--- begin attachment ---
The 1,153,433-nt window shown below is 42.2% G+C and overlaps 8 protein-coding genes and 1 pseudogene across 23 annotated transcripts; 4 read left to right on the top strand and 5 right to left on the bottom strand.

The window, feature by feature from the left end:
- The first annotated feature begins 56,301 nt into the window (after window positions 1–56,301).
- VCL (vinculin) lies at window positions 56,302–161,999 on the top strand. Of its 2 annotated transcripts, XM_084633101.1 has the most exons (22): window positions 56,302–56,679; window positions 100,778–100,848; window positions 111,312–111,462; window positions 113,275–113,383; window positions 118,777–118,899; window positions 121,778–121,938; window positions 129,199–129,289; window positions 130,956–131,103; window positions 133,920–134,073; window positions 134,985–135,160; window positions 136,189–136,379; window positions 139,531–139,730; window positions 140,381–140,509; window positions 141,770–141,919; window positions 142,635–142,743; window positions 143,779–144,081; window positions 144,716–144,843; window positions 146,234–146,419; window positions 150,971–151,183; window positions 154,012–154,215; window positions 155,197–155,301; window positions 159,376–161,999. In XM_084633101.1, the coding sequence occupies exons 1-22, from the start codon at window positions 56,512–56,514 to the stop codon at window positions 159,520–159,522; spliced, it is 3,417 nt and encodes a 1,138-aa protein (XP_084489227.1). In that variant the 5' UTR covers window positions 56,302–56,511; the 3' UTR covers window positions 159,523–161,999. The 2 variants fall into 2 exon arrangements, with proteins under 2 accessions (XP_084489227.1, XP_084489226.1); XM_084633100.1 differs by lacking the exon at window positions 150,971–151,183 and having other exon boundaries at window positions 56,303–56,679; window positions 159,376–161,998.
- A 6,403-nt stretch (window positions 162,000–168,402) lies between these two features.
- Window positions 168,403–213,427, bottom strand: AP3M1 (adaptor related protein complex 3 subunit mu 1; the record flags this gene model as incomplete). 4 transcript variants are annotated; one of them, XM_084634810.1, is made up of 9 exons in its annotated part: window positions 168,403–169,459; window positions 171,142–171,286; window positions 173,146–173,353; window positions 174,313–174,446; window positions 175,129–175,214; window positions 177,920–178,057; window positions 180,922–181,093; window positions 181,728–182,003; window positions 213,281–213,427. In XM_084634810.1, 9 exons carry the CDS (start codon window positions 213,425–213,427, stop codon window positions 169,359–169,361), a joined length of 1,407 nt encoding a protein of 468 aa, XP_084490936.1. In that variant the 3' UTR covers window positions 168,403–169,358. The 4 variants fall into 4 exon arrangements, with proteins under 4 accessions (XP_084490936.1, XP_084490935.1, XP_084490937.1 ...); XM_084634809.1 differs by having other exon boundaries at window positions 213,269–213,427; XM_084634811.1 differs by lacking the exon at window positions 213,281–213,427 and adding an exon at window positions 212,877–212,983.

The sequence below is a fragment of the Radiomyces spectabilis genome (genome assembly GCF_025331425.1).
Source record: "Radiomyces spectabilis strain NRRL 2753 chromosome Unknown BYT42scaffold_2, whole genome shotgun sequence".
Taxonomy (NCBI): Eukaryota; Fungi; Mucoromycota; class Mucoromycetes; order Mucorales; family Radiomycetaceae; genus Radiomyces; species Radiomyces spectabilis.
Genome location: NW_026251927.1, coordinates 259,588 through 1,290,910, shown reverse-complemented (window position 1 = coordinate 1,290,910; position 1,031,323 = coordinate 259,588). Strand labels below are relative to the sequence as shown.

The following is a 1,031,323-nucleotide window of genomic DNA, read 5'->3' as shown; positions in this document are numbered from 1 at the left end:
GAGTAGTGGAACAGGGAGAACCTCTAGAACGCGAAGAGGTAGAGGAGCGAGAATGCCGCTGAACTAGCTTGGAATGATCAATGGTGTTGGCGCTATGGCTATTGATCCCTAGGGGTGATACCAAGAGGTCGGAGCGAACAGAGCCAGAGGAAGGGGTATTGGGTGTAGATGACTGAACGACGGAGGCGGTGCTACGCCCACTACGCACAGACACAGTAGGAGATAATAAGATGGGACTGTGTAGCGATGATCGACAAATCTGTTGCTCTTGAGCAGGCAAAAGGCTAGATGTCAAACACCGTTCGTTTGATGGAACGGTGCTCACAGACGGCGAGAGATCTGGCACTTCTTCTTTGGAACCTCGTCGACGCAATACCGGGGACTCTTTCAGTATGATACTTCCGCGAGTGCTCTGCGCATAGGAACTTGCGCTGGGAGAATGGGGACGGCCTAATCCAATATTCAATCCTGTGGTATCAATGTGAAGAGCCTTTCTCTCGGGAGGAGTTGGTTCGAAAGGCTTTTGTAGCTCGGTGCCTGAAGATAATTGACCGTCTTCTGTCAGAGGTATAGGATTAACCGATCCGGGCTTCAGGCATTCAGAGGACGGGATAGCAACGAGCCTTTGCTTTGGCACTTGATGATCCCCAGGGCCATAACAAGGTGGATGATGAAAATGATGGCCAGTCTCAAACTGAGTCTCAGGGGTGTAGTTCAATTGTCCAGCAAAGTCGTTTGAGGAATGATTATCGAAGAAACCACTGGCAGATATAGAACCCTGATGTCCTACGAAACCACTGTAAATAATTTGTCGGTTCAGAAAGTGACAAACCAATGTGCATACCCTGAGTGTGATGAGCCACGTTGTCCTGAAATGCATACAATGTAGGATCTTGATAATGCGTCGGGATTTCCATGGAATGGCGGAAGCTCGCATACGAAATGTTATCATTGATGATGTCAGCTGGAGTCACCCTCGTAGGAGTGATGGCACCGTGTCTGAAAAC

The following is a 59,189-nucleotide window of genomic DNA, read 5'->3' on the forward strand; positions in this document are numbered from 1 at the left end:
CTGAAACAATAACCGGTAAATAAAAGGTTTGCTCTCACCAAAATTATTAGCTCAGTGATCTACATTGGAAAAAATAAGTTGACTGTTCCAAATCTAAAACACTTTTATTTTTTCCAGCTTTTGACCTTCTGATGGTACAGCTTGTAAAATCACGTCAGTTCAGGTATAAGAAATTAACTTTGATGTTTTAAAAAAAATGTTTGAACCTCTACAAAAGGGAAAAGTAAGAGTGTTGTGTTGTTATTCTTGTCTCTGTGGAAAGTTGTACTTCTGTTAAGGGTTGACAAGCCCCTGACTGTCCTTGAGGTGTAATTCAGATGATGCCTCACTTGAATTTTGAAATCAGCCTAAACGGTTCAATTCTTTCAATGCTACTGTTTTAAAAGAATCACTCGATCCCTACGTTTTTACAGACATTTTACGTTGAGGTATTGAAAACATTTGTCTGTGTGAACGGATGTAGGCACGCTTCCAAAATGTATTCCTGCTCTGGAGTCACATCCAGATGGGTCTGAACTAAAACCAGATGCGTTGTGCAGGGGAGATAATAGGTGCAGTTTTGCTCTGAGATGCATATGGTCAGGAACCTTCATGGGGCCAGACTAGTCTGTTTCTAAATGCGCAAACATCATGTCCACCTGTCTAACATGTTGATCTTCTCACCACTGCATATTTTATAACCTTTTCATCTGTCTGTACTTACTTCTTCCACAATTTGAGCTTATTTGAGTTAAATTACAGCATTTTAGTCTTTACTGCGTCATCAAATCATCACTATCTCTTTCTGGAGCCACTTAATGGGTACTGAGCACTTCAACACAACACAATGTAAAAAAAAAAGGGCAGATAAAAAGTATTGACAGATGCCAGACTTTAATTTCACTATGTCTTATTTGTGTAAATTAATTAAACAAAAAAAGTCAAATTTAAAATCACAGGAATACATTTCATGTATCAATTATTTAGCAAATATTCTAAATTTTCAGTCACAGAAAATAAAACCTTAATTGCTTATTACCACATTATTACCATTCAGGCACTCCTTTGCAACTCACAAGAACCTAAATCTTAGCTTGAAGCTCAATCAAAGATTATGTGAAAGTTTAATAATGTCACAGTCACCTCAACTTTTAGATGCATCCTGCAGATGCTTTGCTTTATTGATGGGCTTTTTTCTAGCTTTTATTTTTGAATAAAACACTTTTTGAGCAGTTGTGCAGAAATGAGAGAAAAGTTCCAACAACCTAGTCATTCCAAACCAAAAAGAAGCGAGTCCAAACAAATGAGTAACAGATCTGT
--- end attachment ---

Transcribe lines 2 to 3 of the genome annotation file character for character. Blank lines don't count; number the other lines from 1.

The window, feature by feature from the left end:
- The first annotated feature begins 56,301 nt into the window (after window positions 1–56,301).